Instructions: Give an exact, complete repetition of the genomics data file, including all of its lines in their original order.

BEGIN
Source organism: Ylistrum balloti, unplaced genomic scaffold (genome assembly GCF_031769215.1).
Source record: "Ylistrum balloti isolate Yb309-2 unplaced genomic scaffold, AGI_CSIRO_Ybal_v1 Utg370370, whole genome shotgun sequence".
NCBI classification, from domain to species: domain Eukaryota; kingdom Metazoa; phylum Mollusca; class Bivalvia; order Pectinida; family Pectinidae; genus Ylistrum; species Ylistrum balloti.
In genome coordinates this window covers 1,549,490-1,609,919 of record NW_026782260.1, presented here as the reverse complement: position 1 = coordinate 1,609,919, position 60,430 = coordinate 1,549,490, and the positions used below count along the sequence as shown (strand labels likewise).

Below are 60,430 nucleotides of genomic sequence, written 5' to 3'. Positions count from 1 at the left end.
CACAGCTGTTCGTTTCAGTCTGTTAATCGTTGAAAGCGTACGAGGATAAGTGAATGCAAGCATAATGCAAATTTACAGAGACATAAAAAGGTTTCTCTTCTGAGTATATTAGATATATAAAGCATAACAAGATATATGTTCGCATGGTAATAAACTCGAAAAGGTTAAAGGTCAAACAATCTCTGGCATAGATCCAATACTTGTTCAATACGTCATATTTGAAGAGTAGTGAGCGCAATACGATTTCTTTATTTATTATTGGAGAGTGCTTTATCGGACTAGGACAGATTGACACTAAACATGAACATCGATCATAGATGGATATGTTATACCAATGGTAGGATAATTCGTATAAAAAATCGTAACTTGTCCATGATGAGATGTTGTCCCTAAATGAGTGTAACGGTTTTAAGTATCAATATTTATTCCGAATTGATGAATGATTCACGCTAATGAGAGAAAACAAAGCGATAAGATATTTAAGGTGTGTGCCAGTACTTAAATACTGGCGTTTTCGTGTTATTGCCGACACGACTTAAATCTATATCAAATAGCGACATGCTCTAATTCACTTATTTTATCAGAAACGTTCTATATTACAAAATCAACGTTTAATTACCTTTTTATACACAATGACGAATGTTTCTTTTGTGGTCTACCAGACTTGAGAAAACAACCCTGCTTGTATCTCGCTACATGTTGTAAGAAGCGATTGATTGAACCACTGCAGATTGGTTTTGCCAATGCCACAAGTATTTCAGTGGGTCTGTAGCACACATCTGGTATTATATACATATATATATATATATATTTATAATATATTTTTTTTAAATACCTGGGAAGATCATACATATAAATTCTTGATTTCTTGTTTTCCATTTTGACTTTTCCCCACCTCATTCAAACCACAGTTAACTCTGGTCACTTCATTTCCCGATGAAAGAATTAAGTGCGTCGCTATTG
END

Source organism: Ylistrum balloti, unplaced genomic scaffold (genome assembly GCF_031769215.1).
Source record: "Ylistrum balloti isolate Yb309-2 unplaced genomic scaffold, AGI_CSIRO_Ybal_v1 Utg370370, whole genome shotgun sequence".
NCBI classification, from domain to species: domain Eukaryota; kingdom Metazoa; phylum Mollusca; class Bivalvia; order Pectinida; family Pectinidae; genus Ylistrum; species Ylistrum balloti.
In genome coordinates this window covers 1,549,490-1,609,919 of record NW_026782260.1, presented here as the reverse complement: position 1 = coordinate 1,609,919, position 60,430 = coordinate 1,549,490, and the positions used below count along the sequence as shown (strand labels likewise).

Below are 60,430 nucleotides of genomic sequence, written 5' to 3'. Positions count from 1 at the left end.
CACAGCTGTTCGTTTCAGTCTGTTAATCGTTGAAAGCGTACGAGGATAAGTGAATGCAAGCATAATGCAAATTTACAGAGACATAAAAAGGTTTCTCTTCTGAGTATATTAGATATATAAAGCATAACAAGATATATGTTCGCATGGTAATAAACTCGAAAAGGTTAAAGGTCAAACAATCTCTGGCATAGATCCAATACTTGTTCAATACGTCATATTTGAAGAGTAGTGAGCGCAATACGATTTCTTTATTTATTATTGGAGAGTGCTTTATCGGACTAGGACAGATTGACACTAAACATGAACATCGATCATAGATGGATATGTTATACCAATGGTAGGATAATTCGTATAAAAAATCGTAACTTGTCCATGATGAGATGTTGTCCCTAAATGAGTGTAACGGTTTTAAGTATCAATATTTATTCCGAATTGATGAATGATTCACGCTAATGAGAGAAAACAAAGCGATAAGATATTTAAGGTGTGTGCCAGTACTTAAATACTGGCGTTTTCGTGTTATTGCCGACACGACTTAAATCTATATCAAATAGCGACATGCTCTAATTCACTTATTTTATCAGAAACGTTCTATATTACAAAATCAACGTTTAATTACCTTTTTATACACAATGACGAATGTTTCTTTTGTGGTCTACCAGACTTGAGAAAACAACCCTGCTTGTATCTCGCTACATGTTGTAAGAAGCGATTGATTGAACCACTGCAGATTGGTTTTGCCAATGCCACAAGTATTTCAGTGGGTCTGTAGCACACATCTGGTATTATATACATATATATATATATATATTTATAATATATTTTTTTTAAATACCTGGGAAGATCATACATATAAATTCTTGATTTCTTGTTTTCCATTTTGACTTTTCCCCACCTCATTCAAACCACAGTTAACTCTGGTCACTTCATTTCCCGATGAAAGAATTAAGTGCGTCGCTATTG